I’ve been in several PhD vivas these past weeks, as examiner and supervisor, and there’s been a common thread to the discussions, namely that you’ll never get the opportunity again to spend so long with a subject in so much detail.
Of course, that’s because other people haven’t chosen to study Brexit negotiations.
This week’s torrent of text from the British government marks a new step in the process, but it’s hard to shake the feeling that we’ve been here before. And that it didn’t go that well then, either.
You can read some thoughts in this thread, but I’d like to expand on the underlying persistent weakness of the British government, to whit its lack of decision about what it’s trying to achieve by all this.
Yes, we know that everyone got caught on the hop by the referendum result in 2016, but that is now nearly four years – and two general elections – ago. Even the excuse/reason that most of that period has seen a lack of robust Parliamentary majority to allow for a project to be pursued is now gone: are we really any further on from December last year in that respect?
To make the point again, if you don’t know what your objective is, then it’s very hard/impossible to achieve it, or to know whether what you have (or might have) is suitable. Yes, other people want other things and might limit how much of what you want you can practically get, but none of that matters if you can’t even have a vision of what that might be.
If you want to be generous, then this is just more of the same for British European policy – regardless of EU membership, the UK has long struggled to work out what it’s doing, even as it does some things very well. Holding the ring is possibly the best spin to put on this, but in an era of major systemic upheaval, that looks ever more difficult.
And because we’re in a situation where relations with the EU are negotiated, rather than imposed, this leaves the EU in a difficult position too. Hard to negotiate with a partner that doesn’t know what it wants, but has some strong views on what it doesn’t want. Yes, positions could (and might yet still) be pushed, but that’s not the basis of a lasting and stable relationship.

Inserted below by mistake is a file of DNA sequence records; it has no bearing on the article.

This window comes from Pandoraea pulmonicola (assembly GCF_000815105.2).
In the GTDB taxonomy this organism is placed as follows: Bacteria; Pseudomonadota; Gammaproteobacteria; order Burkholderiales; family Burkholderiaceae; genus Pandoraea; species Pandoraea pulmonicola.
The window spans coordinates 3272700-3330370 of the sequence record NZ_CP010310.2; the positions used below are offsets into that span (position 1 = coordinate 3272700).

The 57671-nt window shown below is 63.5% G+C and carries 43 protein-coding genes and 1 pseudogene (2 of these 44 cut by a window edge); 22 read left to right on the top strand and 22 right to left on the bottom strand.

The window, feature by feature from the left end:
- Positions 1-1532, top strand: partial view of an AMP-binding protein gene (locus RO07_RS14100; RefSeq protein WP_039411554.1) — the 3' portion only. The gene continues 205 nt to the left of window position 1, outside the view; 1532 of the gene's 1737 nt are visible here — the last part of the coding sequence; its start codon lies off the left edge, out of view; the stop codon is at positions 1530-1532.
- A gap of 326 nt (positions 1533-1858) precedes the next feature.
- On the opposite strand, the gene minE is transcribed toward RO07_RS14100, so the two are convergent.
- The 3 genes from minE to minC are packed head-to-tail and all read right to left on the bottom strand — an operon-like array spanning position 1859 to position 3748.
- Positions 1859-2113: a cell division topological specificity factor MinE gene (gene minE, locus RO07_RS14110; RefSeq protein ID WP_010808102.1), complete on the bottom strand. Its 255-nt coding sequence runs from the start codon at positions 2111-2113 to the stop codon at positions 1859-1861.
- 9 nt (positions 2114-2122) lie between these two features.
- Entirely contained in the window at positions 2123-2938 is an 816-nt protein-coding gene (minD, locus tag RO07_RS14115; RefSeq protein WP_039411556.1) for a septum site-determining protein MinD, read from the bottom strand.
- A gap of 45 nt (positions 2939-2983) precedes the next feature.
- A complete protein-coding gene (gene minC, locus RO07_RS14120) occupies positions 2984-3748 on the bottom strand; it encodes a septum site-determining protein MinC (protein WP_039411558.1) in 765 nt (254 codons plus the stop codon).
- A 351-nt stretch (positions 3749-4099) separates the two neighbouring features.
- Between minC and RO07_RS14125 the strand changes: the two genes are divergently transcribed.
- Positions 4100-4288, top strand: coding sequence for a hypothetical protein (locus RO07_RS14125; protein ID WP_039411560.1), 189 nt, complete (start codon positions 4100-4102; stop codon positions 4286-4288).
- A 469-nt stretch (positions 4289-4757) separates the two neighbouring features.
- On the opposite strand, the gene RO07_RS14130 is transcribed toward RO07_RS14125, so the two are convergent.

The oddity, as I’ve noted before, is that the government’s focus seems to be much more procedural than substantive. The priority of ‘getting Brexit done’ is temporal. That makes sense if the agenda is one of trying to rebuild trust in politicians’ commitments, but that can only ever be part of the picture.
Once you establish that a deadline is a deadline and that you mean what you say, then people will focus much more on what you say and make decisions about whether they want that at all. So if your ambition is to stay in power – and that seems to be a big thing for the current inhabitants of Number 10 – then giving people things they want (or helping them avoid things they would dislike) might become rather important.
Maybe this is where we get to a question of whether Johnson and his advisors think that they can sell anything, so this isn’t a problem. But that just brings us back to the question of what is it that’s being sought here? A sole pursuit of power for power’s sake is one thing, but it’s neither good for democracy nor for society more generally.
Not long after the referendum I noted that at some point someone would be in a position to impose a meaning on the vote – what it was “all about”. My concern then was that this someone would be interested in pursuing a more radically populist agenda, with all that implies for our democratic system.
Boris Johnson is not that person, but it still serves to ask what are we getting Brexit done for?
To ask that question is not to challenge the referendum, but it is to question whether the society we want to live in can be best achieved by doing things this way.